These 4 NATO Countries Could Be Targets of a Russian Invasion by Sea
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By David Axe, The National Interest
Many of the newest members of the NATO alliance lack meaningful naval forces, this despite the same countries being close enough to Russia to be potential targets of Russian invasion from the sea.
That’s Thomas-Durell Young’s stark assessment in the summer 2019 edition of the U.S. Naval War College Review.
Poland and three smaller Baltic states -- Estonia, Latvia and Lithuania -- joined NATO in the late 1990s and early 2000s, respectively. As former Soviet satellites, they lack strong naval tradition, culture and doctrine, Young wrote. “Their entire approach to naval architecture, weapons, training and even crew space is vastly different from that characteristic of Western concepts.”
But the Polish and other Baltic navies need to modernize if they hope to be able to deter and defeat what Young characterizes as a “resurgent Russia.” Russia’s Black Sea fleet played a major role in the country’s 2014 invasion of Ukraine’s Crimean Peninsula.
“All navies operating in the Baltic Sea face considerable physical challenges,” Young wrote.
The sea is shallow (two hundred feet on average, which has earned it the nickname in German of the “flooded meadows”), registers low salinity and visibility, and experiences wide temperature variations. It is also quite busy, with some 2,500 ships under way at any one time. These factors combine to produce a complicated hydroacoustic environment for antisubmarine warfare. The Baltic Sea also has the unique distinction of being home to between forty and fifty thousand sea mines still unaccounted for from the two world wars.
From a Western perspective, the Russian-controlled Kaliningrad Oblast located between Poland
and Lithuania has become highly militarized. It contains the S-400 surface-toair missile system and surface-to-surface missiles. According to some sources, from this oblast Russia is capable of carrying out an anti-access/area-denial campaign in a conflict with NATO.
According to Young, the Polish navy is best positioned to grow and improve. “It consists of two former [U.S. Navy] FFG-7 frigates, three operational (albeit aged) ex-Norwegian Type 207 submarines, one Kilo-class submarine and many legacy warships and support ships,” Young wrote.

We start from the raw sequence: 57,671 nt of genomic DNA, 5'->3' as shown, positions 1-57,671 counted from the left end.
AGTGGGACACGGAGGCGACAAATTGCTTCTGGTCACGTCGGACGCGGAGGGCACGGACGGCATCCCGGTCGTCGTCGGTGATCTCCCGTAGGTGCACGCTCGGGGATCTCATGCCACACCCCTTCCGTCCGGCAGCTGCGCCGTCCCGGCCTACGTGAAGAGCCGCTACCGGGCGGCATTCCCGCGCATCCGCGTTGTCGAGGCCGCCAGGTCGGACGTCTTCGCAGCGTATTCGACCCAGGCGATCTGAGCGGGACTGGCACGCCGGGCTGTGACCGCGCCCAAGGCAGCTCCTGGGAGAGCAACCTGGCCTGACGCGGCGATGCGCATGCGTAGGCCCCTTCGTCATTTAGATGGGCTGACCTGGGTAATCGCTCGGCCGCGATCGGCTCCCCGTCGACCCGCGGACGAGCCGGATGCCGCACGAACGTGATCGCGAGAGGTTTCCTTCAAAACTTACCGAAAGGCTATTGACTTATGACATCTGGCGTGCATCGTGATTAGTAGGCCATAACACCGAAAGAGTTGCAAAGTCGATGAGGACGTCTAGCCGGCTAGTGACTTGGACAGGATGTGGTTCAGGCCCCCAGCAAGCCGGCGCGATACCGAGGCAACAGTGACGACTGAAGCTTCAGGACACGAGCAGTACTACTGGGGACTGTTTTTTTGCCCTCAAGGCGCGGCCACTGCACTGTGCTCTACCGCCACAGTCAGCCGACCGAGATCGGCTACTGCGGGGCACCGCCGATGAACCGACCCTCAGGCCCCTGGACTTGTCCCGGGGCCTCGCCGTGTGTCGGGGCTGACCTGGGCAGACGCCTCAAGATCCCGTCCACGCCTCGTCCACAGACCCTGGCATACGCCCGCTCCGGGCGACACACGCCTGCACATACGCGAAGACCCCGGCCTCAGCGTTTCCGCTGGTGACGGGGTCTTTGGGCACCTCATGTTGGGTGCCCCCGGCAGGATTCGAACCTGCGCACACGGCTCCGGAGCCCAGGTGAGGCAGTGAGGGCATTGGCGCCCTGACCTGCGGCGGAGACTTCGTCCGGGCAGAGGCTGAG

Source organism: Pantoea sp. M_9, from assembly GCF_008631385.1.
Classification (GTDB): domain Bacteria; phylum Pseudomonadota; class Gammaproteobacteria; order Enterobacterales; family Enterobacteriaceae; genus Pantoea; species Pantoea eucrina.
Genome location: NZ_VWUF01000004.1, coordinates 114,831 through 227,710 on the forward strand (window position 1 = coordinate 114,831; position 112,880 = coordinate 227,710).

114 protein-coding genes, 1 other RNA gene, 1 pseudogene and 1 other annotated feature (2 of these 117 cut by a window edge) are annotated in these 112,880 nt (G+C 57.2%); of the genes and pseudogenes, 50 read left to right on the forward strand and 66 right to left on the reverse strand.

“It is in the process of commissioning a newly-built offshore patrol vessel (MAKO A100 class); it possesses [surface-to-surface missiles], Link 11 [datalinks] on some of its vessels and Link 16 secure datalink systems at its maritime operations center and maritime component command in Gdynia; and it plans to procure Link 16 for new maritime platforms and helicopters.”
“In terms of weapon systems, the Polish navy currently possesses and fields a number of types of SSM and [surface-to-air missile] systems, such as the Norwegian-manufactured Naval Strike Missile, RBS-15 Mk 2 and Harpoon SSMs, as well as RIM-67 Standard systems,” Young added.
The smaller Baltic states, by contrast, lack major ships and meaningful potential for naval expansion. “Estonia falls short in relation to other countries in the region because it has conflicting jurisdictional authorities between the ministry of defense and civilian law-enforcement agencies,” Young explained.
“As a result, development of one of the most basic capabilities needed to effect maritime security—a [risk-management plan] to produce maritime situational awareness—has been stalled for years by bureaucratic disagreements over ministries’ respective institutional roles.”
The other two Baltic navies, those of Latvia and Lithuania, possess both [mine-countermeasure] vessels and purpose-built patrol craft. They are fortunate in that—as is the case with Finland, Denmark and Norway—their national maritime-surveillance infrastructure falls under their respective defense institutions.
Thus, each possesses an RMP in which the navy plays the leading role. Latvia’s coast guard falls under the navy, but inexplicably it purchased four Skrunda-class patrol vessels that carry only light machine guns, although they do have mission-modular weapons potential.
The Lithuanian navy possesses four ex–Danish navy Flyvefisken-class patrol vessels, two of which possess variable-depth sonars that enable them to conduct some ASW training. These are the most capable warships in the Baltic States, as they possess modern combat-management systems and are armed with 76-millimeter guns. Further, consideration is being given to fitting them with ASW mortars or depth charges from regional sources to complement their sonars.
In principle, both navies also have dedicated minelaying capabilities using ex-Norwegian Vidar-class minelayers, but whether they have mines in sufficient numbers and can execute fast minelaying tasks is unknown. Missing from these navies are critical enablers and weapons: missiles, torpedoes and Link 11 or Link 16 (although the Lithuanian navy is investigating procurement of the latter).
Most disturbing is a seeming inability of these three Baltic States’ governments to agree on something as simple and important as developing a common regional RMP, and each apparently is on its way to developing its own unique intelligence, surveillance and reconnaissance capabilities.
To stand up to Russia, NATO’s newer and smaller members need to get serious about building naval power, Young advised.
And the alliance’s bigger, more-established members must help, he wrote. “Fundamentally, Western governments need to change their languid approach to their advice and assistance programs to provide improved aid to the new navies as they modernize and otherwise transform themselves.”